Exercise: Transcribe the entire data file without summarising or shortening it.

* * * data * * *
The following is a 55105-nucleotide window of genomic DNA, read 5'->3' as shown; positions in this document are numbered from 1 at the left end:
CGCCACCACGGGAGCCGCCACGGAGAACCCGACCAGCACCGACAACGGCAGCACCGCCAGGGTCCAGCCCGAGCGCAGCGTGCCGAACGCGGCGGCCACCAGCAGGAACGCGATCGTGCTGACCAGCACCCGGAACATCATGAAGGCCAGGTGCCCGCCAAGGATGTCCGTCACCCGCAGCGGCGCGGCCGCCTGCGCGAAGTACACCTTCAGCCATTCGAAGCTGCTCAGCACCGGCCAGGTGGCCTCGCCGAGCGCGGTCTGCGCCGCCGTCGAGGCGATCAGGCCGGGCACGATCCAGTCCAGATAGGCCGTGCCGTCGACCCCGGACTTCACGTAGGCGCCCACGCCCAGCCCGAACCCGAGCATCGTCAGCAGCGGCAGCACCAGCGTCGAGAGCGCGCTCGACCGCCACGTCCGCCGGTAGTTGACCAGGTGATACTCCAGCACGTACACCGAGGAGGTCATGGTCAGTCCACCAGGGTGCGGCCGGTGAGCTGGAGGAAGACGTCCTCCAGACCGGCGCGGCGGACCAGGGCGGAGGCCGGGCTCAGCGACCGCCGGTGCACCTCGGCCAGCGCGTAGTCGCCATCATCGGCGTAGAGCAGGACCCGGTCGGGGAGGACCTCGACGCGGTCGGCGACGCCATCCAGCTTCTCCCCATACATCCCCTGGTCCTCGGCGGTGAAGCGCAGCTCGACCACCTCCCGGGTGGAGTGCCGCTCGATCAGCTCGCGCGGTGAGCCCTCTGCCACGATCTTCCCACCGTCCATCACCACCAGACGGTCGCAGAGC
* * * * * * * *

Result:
The following is a 55105-nucleotide window of genomic DNA, read 5'->3' as shown; positions in this document are numbered from 1 at the left end:
CGCCACCACGGGAGCCGCCACGGAGAACCCGACCAGCACCGACAACGGCAGCACCGCCAGGGTCCAGCCCGAGCGCAGCGTGCCGAACGCGGCGGCCACCAGCAGGAACGCGATCGTGCTGACCAGCACCCGGAACATCATGAAGGCCAGGTGCCCGCCAAGGATGTCCGTCACCCGCAGCGGCGCGGCCGCCTGCGCGAAGTACACCTTCAGCCATTCGAAGCTGCTCAGCACCGGCCAGGTGGCCTCGCCGAGCGCGGTCTGCGCCGCCGTCGAGGCGATCAGGCCGGGCACGATCCAGTCCAGATAGGCCGTGCCGTCGACCCCGGACTTCACGTAGGCGCCCACGCCCAGCCCGAACCCGAGCATCGTCAGCAGCGGCAGCACCAGCGTCGAGAGCGCGCTCGACCGCCACGTCCGCCGGTAGTTGACCAGGTGATACTCCAGCACGTACACCGAGGAGGTCATGGTCAGTCCACCAGGGTGCGGCCGGTGAGCTGGAGGAAGACGTCCTCCAGACCGGCGCGGCGGACCAGGGCGGAGGCCGGGCTCAGCGACCGCCGGTGCACCTCGGCCAGCGCGTAGTCGCCATCATCGGCGTAGAGCAGGACCCGGTCGGGGAGGACCTCGACGCGGTCGGCGACGCCATCCAGCTTCTCCCCATACATCCCCTGGTCCTCGGCGGTGAAGCGCAGCTCGACCACCTCCCGGGTGGAGTGCCGCTCGATCAGCTCGCGCGGTGAGCCCTCTGCCACGATCTTCCCACCGTCCATCACCACCAGACGGTCGCAGAGC